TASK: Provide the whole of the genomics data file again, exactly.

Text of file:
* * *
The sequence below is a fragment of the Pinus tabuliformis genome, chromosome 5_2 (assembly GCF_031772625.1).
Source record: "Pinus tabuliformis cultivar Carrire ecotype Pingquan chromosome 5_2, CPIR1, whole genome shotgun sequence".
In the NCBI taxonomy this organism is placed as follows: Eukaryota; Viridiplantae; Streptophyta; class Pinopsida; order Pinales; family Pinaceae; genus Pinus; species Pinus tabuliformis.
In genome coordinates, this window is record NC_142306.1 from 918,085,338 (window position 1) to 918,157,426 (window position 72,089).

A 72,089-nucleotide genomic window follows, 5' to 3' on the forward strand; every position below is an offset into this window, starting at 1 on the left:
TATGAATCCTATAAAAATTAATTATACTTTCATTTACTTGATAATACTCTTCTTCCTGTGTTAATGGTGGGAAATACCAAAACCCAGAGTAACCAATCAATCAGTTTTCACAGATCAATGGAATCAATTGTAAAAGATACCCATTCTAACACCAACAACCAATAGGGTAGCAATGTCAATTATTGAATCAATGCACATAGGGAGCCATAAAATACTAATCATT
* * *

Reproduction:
The sequence below is a fragment of the Pinus tabuliformis genome, chromosome 5_2 (assembly GCF_031772625.1).
Source record: "Pinus tabuliformis cultivar Carrire ecotype Pingquan chromosome 5_2, CPIR1, whole genome shotgun sequence".
In the NCBI taxonomy this organism is placed as follows: Eukaryota; Viridiplantae; Streptophyta; class Pinopsida; order Pinales; family Pinaceae; genus Pinus; species Pinus tabuliformis.
In genome coordinates, this window is record NC_142306.1 from 918,085,338 (window position 1) to 918,157,426 (window position 72,089).

A 72,089-nucleotide genomic window follows, 5' to 3' on the forward strand; every position below is an offset into this window, starting at 1 on the left:
TATGAATCCTATAAAAATTAATTATACTTTCATTTACTTGATAATACTCTTCTTCCTGTGTTAATGGTGGGAAATACCAAAACCCAGAGTAACCAATCAATCAGTTTTCACAGATCAATGGAATCAATTGTAAAAGATACCCATTCTAACACCAACAACCAATAGGGTAGCAATGTCAATTATTGAATCAATGCACATAGGGAGCCATAAAATACTAATCATT